• Doreen Rivell

Identifying Potential


Finding the right location is key in any real estate transaction. You can change your landscaping, your paint color or your front door, but not your locale.

Spotting potential is all about being open to possibilities. The creative aspect is about envisioning a future and building it in one's mind. The nuts and bolts part is looking at what is trending in the area, such as approved funding for school renovations, new retail investments, and infrastructure upgrades in the pipeline.

Finding opportunities that others missed. Older listings are a great place to start. This is where the creative part of your brain gets a workout. "Stale" listings are those that have been on the market for some time. They may be in poor condition, have an odd layout or simply overpriced. Investors are frequently looking for worn down properties that can be purchased at a deep discount, cleaned up and put back on the market in a short period of time. Buyers looking for their own home may skip those properties because of the upfront cost involved in making it habitable. True opportunities may be in older, better kept properties that have not had their "TV makeovers," houses that are perfectly functional and you can improve over time. Of course, this only works if you can live with the disruption caused by renovations.

Checking out a new area. Focus is not limited to your specific property, but encompasses the neighborhood, the town and surrounding areas. How will that new highway connector affect local traffic patterns? Will your once quiet neighborhood see more cars on the road? Construction at the new retail center may mean a longer trip to the supermarket, but the increased traffic could be a boon to local shops, which in turn can lead to investments in the community.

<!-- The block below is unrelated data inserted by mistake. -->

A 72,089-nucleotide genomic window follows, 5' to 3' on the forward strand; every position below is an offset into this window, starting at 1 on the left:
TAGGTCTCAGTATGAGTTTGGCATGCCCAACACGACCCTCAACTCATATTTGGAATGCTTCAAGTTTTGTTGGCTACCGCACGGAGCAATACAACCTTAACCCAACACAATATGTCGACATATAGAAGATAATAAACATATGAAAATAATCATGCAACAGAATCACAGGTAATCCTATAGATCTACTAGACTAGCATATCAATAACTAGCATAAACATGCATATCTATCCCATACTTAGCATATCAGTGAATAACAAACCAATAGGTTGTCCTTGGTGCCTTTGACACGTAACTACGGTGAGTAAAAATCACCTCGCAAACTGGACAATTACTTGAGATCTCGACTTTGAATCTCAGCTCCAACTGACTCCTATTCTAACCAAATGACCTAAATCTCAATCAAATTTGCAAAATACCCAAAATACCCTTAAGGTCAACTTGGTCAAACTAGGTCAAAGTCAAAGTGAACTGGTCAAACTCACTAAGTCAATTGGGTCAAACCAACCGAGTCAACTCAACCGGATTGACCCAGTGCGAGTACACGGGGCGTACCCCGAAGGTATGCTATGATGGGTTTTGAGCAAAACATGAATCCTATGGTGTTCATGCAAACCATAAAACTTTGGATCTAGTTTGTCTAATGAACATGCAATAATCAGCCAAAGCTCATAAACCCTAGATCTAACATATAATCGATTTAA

Some "Nuts and Bolts" detective work. One way to find out what's going on in a new community is the local Letters to the Editor. That's where everyone vents. You may find out that the empty warehouse complex is slated for a new mixed use development. Some residents may be opposed due to pressure on local schools and possible higher taxes. Others may be tired of the eyesore and look forward to the new possibilites that come with new residents. If you really want to know what's going on, stop in the local coffee shop and sit at the counter. Almost every town has one. That little spot and the long time staff will know a lot about what's changing, and whether the residents are happy about it.

Don't forget the statistics. Your agent will have information on market trends such as the average time to sell, average price, and closed price as a percentage of asking price. This can help you determine the right price for the right property.

Whether it's our decades of experince finding the right properties, or agents with construction backgrounds, the #RynoMarketing team is uniquely qualified to help you discover a property's potential.


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